Three subsequent studies provided evaluators with candidates’ age, race, education and a manipulated headshot to consider in selecting their competitor or collaborator in a tournament task.
Decision-makers generally preferred attractive male or female candidates unless their personal outcomes were affected by the selection decision.

These studies suggest that attractiveness discrimination is “calculated self-interested behavior” in which men sometimes discriminate in favor and sometimes against attractive males.

-*How do you align with “calculated self-interest behavior” to mitigate bias?

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Power Increases Responsibility, Generosity toward Future Generations

Leigh Plunkett Tost

Leigh Plunkett Tost

Power can increase future perspective, feelings of social responsibility, and intergenerational generosity toward others, according to University of Michigan’s Leigh Plunkett Tost, Kimberly A. Wade-Benzoni of Duke University, and University of Idaho’s Hana Huang Johnson.

Priscilla Chan, Mark Zuckerberg

Priscilla Chan, Mark Zuckerberg

Mark Zuckerberg and Pricilla Chan’s sizeable gift of Facebook stock on the occasion of their daughter’s birth is a recent example.

Katherine DeCelles

Katherine DeCelles

This finding contrasts previous reports that power tends to cause people to act in more self-interested ways with peers, particularly “in the presence of a weak moral identity,” according to University of Toronto’s Katherine DeCelles, D. Scott DeRue of University of Michigan, Harvard’s Joshua Margolis, and Tara L. Ceranic of University of San Diego.

Kimberly Wade-Benzoni

Kimberly Wade-Benzoni

Focusing on previous power experiences also was linked with a longer-term time perspective among more than 110 participants who wrote about a time they experienced power over others.
Volunteers in studies by Tost’s group reported greater willingness to allocate charitable donations to a cause with long-term benefits than one addressing an immediate need, compared with a matched group that didn’t write about a previous power experience.

Hana Huang Johnson

Hana Huang Johnson

In another task, more than 230 volunteers also wrote a power prime, then chose between allocating a $1,000 bonus to themselves or another participant now or a larger amount in the future.
Participants who recalled a power experience were more likely to allocate a greater future bonus to themselves and someone else.

Scott DeRue

Scott DeRue

Tost’s team suggested that people with intergenerational power typically feel responsible for ensuring others’ long-term interests, manifested in generous behavior to younger generations.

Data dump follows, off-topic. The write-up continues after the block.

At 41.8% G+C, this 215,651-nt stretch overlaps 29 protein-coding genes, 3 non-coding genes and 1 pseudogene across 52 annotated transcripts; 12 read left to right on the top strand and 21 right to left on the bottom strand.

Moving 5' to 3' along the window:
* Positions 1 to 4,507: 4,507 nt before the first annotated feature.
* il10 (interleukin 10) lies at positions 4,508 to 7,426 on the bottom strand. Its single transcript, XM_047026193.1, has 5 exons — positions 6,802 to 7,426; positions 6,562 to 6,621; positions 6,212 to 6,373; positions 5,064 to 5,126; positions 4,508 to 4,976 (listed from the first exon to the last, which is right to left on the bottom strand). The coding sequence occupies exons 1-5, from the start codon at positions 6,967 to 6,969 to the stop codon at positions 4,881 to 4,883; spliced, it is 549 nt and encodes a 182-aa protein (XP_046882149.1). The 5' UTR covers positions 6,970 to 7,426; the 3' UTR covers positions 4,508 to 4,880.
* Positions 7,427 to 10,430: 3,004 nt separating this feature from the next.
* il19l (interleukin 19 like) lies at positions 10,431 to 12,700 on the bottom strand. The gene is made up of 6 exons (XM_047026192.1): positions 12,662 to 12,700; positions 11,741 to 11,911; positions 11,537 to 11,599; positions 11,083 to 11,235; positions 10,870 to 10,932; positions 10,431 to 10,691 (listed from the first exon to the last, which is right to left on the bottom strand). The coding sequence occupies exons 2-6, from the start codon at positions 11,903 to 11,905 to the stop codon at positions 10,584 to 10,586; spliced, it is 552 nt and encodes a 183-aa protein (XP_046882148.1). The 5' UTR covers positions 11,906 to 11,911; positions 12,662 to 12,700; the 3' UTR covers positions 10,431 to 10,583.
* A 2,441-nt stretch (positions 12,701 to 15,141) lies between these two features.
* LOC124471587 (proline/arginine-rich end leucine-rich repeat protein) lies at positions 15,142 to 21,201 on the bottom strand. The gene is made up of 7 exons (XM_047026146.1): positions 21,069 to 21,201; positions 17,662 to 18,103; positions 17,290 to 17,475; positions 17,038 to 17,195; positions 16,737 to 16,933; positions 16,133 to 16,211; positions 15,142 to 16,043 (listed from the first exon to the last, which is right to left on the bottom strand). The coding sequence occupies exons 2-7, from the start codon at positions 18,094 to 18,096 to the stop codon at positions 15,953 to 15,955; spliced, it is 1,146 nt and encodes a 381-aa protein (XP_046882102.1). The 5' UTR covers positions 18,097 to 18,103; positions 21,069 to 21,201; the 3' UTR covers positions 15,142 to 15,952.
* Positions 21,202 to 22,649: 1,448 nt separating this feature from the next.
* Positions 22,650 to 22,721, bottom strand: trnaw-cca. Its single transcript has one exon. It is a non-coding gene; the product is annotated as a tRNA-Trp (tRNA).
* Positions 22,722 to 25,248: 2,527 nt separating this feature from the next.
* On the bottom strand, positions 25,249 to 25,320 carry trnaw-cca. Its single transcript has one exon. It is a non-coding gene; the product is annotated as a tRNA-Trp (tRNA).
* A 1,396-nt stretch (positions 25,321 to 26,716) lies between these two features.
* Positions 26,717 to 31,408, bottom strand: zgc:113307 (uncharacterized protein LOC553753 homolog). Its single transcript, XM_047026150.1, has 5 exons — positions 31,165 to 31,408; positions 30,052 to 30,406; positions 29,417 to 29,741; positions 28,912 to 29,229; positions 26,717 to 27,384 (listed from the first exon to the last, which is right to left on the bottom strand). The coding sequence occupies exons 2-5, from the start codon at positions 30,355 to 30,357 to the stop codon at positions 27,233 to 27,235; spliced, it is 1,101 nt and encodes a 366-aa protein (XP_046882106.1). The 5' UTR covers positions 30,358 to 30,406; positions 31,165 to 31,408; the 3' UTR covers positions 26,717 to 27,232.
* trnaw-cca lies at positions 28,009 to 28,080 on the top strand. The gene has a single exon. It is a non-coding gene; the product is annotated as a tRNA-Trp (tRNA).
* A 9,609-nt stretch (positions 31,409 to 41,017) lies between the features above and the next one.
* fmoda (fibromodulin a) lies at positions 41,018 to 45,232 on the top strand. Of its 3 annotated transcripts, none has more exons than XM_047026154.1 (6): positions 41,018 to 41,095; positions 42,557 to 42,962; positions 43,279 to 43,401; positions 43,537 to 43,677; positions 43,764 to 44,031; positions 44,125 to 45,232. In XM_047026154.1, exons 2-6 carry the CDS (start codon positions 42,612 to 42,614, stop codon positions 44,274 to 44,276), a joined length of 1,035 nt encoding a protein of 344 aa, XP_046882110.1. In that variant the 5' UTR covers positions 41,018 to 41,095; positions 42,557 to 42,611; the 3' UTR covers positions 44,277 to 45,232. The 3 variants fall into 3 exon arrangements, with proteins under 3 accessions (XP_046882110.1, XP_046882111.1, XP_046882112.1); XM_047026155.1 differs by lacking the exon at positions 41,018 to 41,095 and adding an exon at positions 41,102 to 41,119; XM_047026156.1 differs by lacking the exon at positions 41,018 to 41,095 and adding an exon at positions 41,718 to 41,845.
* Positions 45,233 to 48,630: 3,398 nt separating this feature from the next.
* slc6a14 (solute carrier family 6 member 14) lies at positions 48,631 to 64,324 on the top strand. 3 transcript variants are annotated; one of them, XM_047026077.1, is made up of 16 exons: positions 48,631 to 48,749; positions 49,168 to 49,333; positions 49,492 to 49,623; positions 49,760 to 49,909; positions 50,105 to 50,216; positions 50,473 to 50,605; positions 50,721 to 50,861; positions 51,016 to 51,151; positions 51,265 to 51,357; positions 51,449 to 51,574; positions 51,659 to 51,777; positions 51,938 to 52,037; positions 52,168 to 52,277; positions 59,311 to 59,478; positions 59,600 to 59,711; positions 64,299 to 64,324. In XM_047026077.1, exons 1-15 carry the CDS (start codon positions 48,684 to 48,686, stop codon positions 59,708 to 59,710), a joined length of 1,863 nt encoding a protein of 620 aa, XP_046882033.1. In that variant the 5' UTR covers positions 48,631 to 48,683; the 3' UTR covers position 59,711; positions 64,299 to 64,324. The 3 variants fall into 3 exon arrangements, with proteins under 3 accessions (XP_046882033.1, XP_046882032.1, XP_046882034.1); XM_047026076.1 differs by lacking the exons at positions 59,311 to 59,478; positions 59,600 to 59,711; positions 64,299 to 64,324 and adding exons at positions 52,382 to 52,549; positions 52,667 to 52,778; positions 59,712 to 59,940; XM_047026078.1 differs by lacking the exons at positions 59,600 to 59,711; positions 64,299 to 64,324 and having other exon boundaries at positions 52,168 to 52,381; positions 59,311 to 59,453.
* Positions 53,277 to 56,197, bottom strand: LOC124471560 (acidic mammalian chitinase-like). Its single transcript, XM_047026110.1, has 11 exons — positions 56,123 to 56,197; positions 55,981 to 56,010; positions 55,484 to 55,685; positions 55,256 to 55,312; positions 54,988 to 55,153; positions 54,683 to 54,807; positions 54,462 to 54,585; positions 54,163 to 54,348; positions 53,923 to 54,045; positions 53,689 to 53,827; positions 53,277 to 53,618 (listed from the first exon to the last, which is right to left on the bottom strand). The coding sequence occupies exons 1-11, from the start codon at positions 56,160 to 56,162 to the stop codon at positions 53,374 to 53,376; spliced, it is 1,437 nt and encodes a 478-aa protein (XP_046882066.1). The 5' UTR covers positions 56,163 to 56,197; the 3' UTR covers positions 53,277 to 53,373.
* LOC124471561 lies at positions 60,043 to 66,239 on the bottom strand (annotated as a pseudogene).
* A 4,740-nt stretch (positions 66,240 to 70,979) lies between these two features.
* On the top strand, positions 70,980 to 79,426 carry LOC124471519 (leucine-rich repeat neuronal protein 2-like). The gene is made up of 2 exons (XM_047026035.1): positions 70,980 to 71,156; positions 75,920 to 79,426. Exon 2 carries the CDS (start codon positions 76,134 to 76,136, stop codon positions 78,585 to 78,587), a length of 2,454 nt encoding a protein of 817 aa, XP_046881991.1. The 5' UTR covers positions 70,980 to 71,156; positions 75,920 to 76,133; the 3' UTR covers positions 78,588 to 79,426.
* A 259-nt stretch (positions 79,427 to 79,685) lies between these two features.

DeCelles’ findings suggest that moral identity may interact with intergenerational relations to influence people to act with less self-interest and greater altruism.

Joshua Margolis

Joshua Margolis

In additional studies, more than 160 participants were randomly assigned to influence tasks that other group members performed.
The controlling participants reported greater willingness to allocate more future lottery winnings to another group member compare with volunteers who did not control others’ assignments.

Sonya Lyubomirsky

Sonya Lyubomirsky

Many of these paradoxes of generosity and altruism are investigated through University of Notre Dame’s Science of Generosity initiative.
One promising project is led by University of California, Riverside’s Sonya Lyubomirsky, who explored “the how” and “myths” of happiness.

She currently investigates “ripple” and contagion effects of generosity propagation in work settings, and argues that performing generous acts makes the giver, receiver, connector, and observer happier.
In addition, she posits that workplace generosity promotes a positive workplace climate.

Tara Ceranic

Tara Ceranic

Feelings of power seem to invoke a sense of responsibility to ensure and enable others’ interests.
This insight can benefit non-profit organizations seeking increased donations by highlighting that those with decision-making authority have the power to shape the performance and outcomes of the generations to come.

-*To what extent do those with organizational power demonstrate a longer time perspective and willingness to enable the next generation’s well-being?

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Previous blog posts have outlined the varied positive effects of focusing on previous power experiences, and on time perspective’s relationship with investment choices.